Mercedes-Benz has described its 2011 Smart ForTwo as "facelifted" and "new generation." Only the smartest of Smart fans will notice the difference.
A day's driving a toy box full of Smart variants, and talking to Smart engineers, reveals that work is gaining momentum on an upcoming truly new Smart, under development in a joint effort with Renault with a delivery date of 2013-2014, to replace the model that has become familiar since its European debut in 1998.
For 2011, meantime, a stream of new colours and special editions along with improved engines and new communication, navigation and audio systems is intended to maintain the brand's appeal in Europe - and some of the same is in the cards for North America, albeit with the 70-horsepower, gasoline-fuelled three-cylinder engine remaining as a holdover from previous years.
What customers want: Quality, quality and quality
Case in point: When 2011 production begins in September, the fuel door will be painted the same colour as the body. Later in the production run, LED daytime running lamps will distinguish more expensive models from their predecessors.
Two new body colours, a head-turning light green matte and light blue metallic, are added to the 2011 palette while blue metallic is no longer available. The so-called tridion safety cell - the frame that dominates the car in profile - becomes available in bright white.
More change appears in the interior, where knee protection airbags and window airbags (coupe only) have been added, as have a clock and tachometer. A new entry-line radio is heralded, along with a surround-sound system optional in the Passion model and standard in the Brabus.
More details follow. But let's take a moment to observe how Europeans get more choice - in power as well as special editions. Case in point, the gleaming white (including the new white tridion frame) Smart Brabus Tailor-Made we drove at the introduction of the 2011 lineup.
All European Brabuses are powered by 102-horsepower versions of the car's 999-cc three-cylinder engine, compared to 70 hp for any Smart sold in Canada including the Brabus.
It's good for 155 km/h and capable of accelerating to 100 km/h in 8.9 seconds. Not only can it hold its own in hurtling autobahn traffic, a major surprise is how its automatic/manual transmission shifts with a smoothness unknown in Canadian Smarts, with their rocking motion during vigorous acceleration.
According to Kai-Uwe Trillenberg, a Brabus marketing and sales specialist, the likely explanation is that Brabus utilizes its own software that governs shifts, better suited to the more powerful engines. Canadian Brabus models, on the other hand, have powertrains identical to those in regular Smarts.
Another example of the simply unattainable in North America is the so-called CDI Hybrid. It's not really a hybrid, having no secondary power source, but this tiny, 54-horsepower diesel motor shuts down at intersections.
The first Smarts exported to Canada were diesel powered, but gasoline engines supplanted the oil burner when the diesel couldn't meet tougher emissions standards.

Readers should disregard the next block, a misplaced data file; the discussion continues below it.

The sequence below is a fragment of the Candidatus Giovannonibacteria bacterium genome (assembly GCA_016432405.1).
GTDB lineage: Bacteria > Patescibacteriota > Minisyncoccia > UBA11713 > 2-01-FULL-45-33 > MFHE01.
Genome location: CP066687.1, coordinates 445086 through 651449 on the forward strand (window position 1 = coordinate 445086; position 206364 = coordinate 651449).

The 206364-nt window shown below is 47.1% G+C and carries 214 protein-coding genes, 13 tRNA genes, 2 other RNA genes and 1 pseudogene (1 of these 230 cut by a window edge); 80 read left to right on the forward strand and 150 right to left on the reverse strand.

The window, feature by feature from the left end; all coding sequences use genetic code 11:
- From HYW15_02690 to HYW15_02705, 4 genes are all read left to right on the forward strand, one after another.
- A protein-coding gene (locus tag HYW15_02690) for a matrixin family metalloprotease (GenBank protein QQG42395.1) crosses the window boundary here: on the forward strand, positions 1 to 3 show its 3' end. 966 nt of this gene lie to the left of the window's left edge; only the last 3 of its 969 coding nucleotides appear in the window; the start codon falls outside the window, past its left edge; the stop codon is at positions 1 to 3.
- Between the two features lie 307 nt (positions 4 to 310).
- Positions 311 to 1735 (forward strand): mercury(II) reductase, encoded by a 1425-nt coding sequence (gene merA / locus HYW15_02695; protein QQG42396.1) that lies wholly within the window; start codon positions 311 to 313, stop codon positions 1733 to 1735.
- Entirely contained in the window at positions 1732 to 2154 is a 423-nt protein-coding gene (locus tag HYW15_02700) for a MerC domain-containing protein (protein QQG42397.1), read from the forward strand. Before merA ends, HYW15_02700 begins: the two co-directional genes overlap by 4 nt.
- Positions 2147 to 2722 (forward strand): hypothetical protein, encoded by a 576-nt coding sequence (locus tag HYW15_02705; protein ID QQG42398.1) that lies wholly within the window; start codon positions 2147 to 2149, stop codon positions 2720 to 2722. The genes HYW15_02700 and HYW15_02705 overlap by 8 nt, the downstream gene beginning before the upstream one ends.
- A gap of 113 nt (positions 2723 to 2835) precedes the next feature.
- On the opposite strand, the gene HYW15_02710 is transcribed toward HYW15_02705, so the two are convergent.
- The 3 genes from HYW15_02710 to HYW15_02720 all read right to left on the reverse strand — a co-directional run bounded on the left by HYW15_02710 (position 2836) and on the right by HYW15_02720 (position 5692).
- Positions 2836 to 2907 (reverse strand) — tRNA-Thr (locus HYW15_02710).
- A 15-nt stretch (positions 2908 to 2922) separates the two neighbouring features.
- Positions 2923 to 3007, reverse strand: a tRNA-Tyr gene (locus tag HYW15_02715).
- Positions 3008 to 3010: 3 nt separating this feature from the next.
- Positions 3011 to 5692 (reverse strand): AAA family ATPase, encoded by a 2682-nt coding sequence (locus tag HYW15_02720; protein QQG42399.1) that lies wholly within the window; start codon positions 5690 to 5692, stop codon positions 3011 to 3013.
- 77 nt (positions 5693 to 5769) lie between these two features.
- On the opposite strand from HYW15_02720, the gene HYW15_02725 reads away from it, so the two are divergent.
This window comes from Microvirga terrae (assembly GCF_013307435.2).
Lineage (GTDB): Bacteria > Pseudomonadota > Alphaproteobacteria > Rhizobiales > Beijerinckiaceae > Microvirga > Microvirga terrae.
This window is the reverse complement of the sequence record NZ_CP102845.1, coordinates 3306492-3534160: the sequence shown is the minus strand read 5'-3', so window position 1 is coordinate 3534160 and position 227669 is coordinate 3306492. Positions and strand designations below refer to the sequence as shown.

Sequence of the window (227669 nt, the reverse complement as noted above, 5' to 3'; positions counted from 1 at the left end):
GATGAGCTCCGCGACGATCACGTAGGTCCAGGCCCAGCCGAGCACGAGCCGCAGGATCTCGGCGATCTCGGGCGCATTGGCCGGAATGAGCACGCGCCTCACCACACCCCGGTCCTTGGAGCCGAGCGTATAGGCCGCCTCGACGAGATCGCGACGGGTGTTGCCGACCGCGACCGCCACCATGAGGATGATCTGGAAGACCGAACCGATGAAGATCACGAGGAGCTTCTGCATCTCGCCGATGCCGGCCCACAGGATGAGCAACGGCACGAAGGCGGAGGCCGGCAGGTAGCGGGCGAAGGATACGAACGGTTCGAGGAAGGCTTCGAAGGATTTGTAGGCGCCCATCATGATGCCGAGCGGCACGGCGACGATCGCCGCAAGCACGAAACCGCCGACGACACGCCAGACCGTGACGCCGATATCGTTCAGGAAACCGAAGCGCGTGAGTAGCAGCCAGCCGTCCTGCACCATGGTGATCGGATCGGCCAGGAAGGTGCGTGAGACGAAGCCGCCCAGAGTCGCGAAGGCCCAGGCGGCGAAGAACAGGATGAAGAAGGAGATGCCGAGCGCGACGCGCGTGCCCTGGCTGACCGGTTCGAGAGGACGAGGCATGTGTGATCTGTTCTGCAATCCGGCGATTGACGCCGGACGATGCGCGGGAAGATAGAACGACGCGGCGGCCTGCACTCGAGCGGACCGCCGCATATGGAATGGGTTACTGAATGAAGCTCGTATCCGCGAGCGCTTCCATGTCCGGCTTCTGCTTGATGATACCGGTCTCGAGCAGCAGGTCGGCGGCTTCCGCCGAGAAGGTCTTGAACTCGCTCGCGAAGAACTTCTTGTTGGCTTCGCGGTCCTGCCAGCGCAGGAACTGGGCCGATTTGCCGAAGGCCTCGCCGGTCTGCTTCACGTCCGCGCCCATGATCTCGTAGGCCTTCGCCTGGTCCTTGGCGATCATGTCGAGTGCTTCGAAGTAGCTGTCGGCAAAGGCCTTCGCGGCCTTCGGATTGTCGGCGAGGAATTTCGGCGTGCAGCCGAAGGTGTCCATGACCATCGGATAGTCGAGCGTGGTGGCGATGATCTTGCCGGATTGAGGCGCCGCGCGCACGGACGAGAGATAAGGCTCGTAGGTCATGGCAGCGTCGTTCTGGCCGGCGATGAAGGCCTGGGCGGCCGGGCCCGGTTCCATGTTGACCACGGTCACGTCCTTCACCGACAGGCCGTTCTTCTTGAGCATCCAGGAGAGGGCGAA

"There is little possibility of another diesel Smart in North America," Markus Riedel, Smart chief engineer, said when asked if advances in emission management might permit a return. "The technology that cleans the exhausts of larger Mercedes-Benz vehicles cannot be applied to the Smart, simply because there isn't room with the engine in the rear.
"Rather than bringing another diesel to North America, we anticipate expanding our sales with the electric Smart going on sale in 2012."
In a first step prior to the electric models going on sale, they're being offered on lease with 45 allotted to Canada beginning in October. For this reporter, driving one such e-Smart here reinforced the conviction from a first drive in Monte Carlo late last year that the car is at its very best an urban driving solution when battery-powered.
A tour of the Brabus facility at Bottrop, where Smarts from the factory in Hambach, France, are modified either for special editions or to individual order, opened the imagination to possibilities beyond the Canadian norm.
A one-off Wallpaper magazine design, for instance, combined shades of blue, red wheels and wood framing the instrument nacelle to stunning effect.
The Tailor-Made is virtually custom made here with a wide choice of accessories, six different soft top colours, "thousands" of body colours and leather in 30 different colours.
A special edition of 10 "Tenth Anniversary in Canada" cars was assembled here in 2009. And Canadian buyers can order their Smart Brabuses with custom interiors or paint, according to Mercedes-Benz spokesperson JoAnne Caza. "The only thing we cannot do is (change) the engine because the car is certified with the one powertrain."
Returning to the regular Canadian lineup, the 2011 has black upholstery and appointments. Optional on this base vehicle is a style package with painted body skirts, and a centre storage box.
The Passion model gains new standard features including a clock and rev counter, ambient lighting, 12-spoke alloy wheels and three-spoke leather wheel with shift paddles. A touring package available on both Passion and Brabus includes a trip computer and cruise control (which deletes shift paddles).
Surround sound is standard in the Brabus, optional in Passion, as is the case with touchscreen navigation/CD/Bluetooth.
2011 Smart Brabus Tailor-Made
(not available in Canada)
Type: Two-door small car
Base price: Not available
Engine: turbocharged 999-cc, three-cylinder
Horsepower/torque: 102 hp/129 lb-ft
Transmission: Five-speed automatic with manual capability
Drive: Rear-engine, rear-drive
Fuel economy (litres/ 100 km): Not available; premium gas
Alternatives: Nothing quite like it
How much does that new car cost?